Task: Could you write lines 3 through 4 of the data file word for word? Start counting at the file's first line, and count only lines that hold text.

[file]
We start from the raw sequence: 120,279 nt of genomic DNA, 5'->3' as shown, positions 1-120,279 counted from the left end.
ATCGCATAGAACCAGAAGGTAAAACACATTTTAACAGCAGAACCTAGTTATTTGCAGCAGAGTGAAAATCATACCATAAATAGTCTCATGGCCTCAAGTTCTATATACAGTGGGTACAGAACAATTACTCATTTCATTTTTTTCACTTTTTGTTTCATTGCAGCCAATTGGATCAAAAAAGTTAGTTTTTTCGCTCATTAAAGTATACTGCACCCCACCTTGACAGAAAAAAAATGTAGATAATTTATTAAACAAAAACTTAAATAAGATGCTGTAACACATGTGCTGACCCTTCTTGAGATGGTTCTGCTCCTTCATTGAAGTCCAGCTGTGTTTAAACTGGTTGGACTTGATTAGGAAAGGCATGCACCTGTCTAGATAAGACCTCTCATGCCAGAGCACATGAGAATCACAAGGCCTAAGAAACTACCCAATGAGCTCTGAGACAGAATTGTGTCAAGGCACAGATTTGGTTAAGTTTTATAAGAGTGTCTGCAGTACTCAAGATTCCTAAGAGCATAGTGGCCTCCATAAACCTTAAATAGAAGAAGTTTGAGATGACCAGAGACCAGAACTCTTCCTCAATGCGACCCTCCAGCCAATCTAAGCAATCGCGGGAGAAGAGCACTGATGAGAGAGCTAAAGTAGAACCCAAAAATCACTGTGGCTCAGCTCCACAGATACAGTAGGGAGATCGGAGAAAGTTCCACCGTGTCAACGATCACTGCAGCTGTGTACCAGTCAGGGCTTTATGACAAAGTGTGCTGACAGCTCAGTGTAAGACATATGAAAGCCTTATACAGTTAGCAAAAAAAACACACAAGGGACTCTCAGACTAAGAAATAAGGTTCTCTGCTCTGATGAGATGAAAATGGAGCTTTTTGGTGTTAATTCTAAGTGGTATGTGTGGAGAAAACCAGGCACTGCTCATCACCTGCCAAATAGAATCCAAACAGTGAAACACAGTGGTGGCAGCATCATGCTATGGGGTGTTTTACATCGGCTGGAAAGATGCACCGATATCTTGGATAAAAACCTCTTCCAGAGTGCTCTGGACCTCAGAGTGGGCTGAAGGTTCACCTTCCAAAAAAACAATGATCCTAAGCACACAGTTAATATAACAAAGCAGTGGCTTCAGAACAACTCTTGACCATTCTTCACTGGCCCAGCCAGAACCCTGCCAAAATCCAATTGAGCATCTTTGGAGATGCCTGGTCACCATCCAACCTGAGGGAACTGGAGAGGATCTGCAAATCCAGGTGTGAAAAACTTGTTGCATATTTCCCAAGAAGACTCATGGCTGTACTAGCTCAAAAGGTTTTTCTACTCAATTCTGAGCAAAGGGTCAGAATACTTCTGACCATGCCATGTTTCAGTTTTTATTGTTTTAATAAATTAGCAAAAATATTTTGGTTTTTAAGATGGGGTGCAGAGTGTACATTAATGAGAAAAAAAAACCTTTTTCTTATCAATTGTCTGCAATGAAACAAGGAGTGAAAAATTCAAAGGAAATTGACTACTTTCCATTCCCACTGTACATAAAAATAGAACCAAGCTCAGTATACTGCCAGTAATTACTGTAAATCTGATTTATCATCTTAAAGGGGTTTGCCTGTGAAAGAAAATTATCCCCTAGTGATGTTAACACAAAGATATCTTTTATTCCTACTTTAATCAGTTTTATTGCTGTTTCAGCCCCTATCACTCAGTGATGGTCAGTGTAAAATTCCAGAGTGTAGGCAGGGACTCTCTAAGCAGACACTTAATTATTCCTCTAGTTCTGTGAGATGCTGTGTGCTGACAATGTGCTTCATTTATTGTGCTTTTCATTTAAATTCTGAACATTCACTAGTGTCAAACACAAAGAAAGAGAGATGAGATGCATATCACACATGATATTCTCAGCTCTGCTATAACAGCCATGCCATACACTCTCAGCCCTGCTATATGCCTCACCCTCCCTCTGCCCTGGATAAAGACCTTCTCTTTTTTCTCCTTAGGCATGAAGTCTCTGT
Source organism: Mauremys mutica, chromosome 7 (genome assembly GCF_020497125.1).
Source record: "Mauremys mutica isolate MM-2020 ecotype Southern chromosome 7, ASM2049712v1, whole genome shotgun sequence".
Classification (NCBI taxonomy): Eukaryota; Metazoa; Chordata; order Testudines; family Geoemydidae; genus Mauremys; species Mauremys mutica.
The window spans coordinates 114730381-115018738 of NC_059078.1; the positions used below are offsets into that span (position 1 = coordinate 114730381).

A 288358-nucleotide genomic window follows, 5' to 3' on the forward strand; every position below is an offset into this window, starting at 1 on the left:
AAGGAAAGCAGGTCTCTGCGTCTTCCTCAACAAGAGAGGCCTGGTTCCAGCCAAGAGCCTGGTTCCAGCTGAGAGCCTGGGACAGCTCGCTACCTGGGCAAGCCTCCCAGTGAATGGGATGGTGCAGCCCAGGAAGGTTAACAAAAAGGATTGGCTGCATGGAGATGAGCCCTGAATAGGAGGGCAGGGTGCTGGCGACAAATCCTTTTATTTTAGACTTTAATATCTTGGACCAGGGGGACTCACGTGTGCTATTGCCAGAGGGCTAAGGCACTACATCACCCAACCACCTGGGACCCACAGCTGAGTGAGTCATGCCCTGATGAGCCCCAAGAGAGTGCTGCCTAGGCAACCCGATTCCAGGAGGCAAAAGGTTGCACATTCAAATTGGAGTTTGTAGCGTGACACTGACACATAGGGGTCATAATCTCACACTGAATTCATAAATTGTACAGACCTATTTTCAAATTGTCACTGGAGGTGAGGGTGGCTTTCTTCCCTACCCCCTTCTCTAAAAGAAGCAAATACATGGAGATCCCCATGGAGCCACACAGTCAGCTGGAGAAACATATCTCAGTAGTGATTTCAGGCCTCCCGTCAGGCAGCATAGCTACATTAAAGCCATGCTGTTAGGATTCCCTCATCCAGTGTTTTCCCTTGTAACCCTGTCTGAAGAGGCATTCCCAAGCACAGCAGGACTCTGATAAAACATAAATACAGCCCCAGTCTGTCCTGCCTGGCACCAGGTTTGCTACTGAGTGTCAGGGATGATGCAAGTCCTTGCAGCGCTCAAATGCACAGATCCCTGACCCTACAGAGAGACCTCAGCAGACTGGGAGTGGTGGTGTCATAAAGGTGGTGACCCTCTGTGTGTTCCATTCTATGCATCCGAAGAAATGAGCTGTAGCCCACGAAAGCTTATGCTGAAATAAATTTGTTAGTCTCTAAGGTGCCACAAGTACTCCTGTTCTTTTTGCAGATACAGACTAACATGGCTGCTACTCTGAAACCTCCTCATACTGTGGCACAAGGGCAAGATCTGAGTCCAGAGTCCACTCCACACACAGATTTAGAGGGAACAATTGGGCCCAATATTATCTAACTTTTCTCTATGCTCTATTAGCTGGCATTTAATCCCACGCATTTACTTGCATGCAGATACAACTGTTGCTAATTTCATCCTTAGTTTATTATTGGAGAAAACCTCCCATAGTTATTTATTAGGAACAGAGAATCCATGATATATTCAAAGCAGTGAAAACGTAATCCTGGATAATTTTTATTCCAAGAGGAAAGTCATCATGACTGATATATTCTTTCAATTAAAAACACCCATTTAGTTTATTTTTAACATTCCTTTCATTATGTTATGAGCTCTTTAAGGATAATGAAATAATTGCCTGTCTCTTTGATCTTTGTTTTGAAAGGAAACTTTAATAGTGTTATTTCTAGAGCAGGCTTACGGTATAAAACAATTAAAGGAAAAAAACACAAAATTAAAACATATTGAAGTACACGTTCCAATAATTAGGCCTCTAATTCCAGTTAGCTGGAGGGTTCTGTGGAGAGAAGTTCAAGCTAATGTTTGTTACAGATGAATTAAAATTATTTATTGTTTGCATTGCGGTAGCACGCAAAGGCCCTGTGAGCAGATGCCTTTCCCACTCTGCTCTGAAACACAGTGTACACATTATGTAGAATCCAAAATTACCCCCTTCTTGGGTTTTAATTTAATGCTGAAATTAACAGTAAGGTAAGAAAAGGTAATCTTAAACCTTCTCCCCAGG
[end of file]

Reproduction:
Source organism: Mauremys mutica, chromosome 7 (genome assembly GCF_020497125.1).
Source record: "Mauremys mutica isolate MM-2020 ecotype Southern chromosome 7, ASM2049712v1, whole genome shotgun sequence".